The Value of Different Customer Satisfaction and Loyalty Metrics in Predicting Business Performance

Morgan and Rego (2006)

The authors used 80 publicly traded companies from 1994–2000 in the ACSI database. The authors computed six performance statistics: Tobin’s Q (a company’s market value relative to replacement cost); net operating cash flows; total shareholder returns (TSR); 12-month sales growth; gross margin; market share (all using log transformations).

The authors constructed six customer feedback metrics:

  1. Average ACSI scores (which correlate r = .9 with single satisfaction measures).
  2. Top 4 box satisfaction (7–10)—which the authors call top-two box from a five point version.
  3. Proportion of customers complaining (two items from ACSI).
  4. Net Promoters: Authors used two ACSI items but somehow claim this was the Net Promoter. Unlike other articles which use ten-point or four-point scales, or have slightly different wording, these two items seem at best only slightly similar to the likelihood-to-recommend item: “Have you discussed your experiences with [brand or company x] with anyone?” and “Have you formally or informally complained about your experiences with [brand or company x]?” Their Net Promoter was calculated as % discussing minus % complaining.
  5. Repurchase likelihood: “How likely are you to repurchase this brand/company?”
  6. Number of recommendations: “With how many people have you discussed [brand or company x]?”

The authors found that these attitudinal metrics explained between 1% (TSR) and 16% (market share) of variance in business metrics. Average satisfaction and top-two-box satisfaction accounted for the most explanatory power: 5% for net cash flow and 16% for market share.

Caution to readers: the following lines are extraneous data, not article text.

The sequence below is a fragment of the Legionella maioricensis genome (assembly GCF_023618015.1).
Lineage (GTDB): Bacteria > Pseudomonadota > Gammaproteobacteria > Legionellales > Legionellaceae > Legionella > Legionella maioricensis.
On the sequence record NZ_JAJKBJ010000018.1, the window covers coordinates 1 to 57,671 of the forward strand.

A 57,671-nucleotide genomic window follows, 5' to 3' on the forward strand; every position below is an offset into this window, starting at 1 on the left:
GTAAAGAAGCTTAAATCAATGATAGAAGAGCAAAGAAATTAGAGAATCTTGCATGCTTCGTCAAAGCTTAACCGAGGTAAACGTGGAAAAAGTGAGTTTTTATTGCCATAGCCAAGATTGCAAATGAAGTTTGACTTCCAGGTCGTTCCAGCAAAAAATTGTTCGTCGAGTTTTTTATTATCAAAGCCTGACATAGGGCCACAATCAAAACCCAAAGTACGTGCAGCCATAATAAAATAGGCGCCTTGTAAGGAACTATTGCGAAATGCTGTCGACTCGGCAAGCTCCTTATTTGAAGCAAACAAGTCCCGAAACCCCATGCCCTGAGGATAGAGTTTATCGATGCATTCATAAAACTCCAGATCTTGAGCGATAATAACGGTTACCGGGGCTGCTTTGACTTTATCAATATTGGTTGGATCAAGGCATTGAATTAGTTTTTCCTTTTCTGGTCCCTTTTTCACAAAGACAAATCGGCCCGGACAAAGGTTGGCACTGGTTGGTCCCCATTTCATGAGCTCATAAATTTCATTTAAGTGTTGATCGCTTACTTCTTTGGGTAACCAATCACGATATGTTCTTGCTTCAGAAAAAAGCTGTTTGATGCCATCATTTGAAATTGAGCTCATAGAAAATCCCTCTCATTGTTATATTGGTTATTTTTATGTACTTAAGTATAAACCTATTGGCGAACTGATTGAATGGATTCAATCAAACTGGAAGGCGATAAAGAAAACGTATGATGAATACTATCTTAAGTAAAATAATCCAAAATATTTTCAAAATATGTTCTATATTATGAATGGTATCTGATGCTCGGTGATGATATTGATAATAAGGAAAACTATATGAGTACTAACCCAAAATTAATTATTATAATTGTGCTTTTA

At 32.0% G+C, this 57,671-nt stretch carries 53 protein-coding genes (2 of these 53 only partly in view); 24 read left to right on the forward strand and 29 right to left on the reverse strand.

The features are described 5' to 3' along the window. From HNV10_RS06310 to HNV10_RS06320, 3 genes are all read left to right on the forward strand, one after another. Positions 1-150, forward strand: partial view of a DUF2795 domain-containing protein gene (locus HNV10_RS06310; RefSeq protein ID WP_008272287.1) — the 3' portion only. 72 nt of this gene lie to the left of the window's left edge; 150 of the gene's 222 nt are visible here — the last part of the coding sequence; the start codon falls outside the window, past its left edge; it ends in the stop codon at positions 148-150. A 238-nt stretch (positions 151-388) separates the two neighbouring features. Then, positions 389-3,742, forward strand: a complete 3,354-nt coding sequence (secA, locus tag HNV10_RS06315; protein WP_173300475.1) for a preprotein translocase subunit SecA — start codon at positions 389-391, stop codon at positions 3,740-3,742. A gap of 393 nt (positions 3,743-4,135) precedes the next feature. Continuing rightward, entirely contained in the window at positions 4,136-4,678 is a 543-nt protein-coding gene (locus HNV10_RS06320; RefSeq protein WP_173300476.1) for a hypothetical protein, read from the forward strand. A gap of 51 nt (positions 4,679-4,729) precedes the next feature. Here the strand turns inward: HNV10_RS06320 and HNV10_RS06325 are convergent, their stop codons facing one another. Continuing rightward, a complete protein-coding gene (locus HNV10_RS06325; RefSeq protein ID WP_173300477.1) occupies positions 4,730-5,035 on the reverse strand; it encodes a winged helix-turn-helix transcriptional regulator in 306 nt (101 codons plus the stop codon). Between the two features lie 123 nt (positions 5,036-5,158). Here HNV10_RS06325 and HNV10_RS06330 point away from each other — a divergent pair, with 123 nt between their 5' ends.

Repurchase intentions were significant for four of the six business metrics at similar levels of R2.

For the number of recommendations, the average R2 explained from 1% for TSR to almost 12% for Tobin’s Q (only significant for gross margin and market share). For their NPS question, none of the correlations were statistically significant at p <.05. The authors stated in no uncertain terms that there’s no relationship between NPS and the business metrics.

Their study also found no correlation between recommendation behaviors and the two attitudinal customer satisfaction metrics, which is different than the other studies (e.g., East, 2011, Keiningham et al., 2007) and our analysis.

In a later paper, Morgan and Rego 2008 showed that their version of the NPS correlated very highly with the more familiar version. However, given the authors found very similar correlations with other satisfaction measures, it’s hard to know if using the LTR item would have also resulted in significant correlations for predicting future growth metrics.

Takeaway: The NPS question(s) used in this analysis differed substantially from the likelihood-to-recommend item, making the findings questionable. They did show that satisfaction correlated with future growth rates (explaining between 1% and 16% of the variation) and a single-item satisfaction measure correlated very highly (r = .9) with the average ACSI scores (see later papers on single items).

Reference

Morgan, N.A. and Rego, L.L. (2006). The value of different customer satisfaction and loyalty metrics in predicting business performance. Marketing Science, 25(5), 426–439. External File Link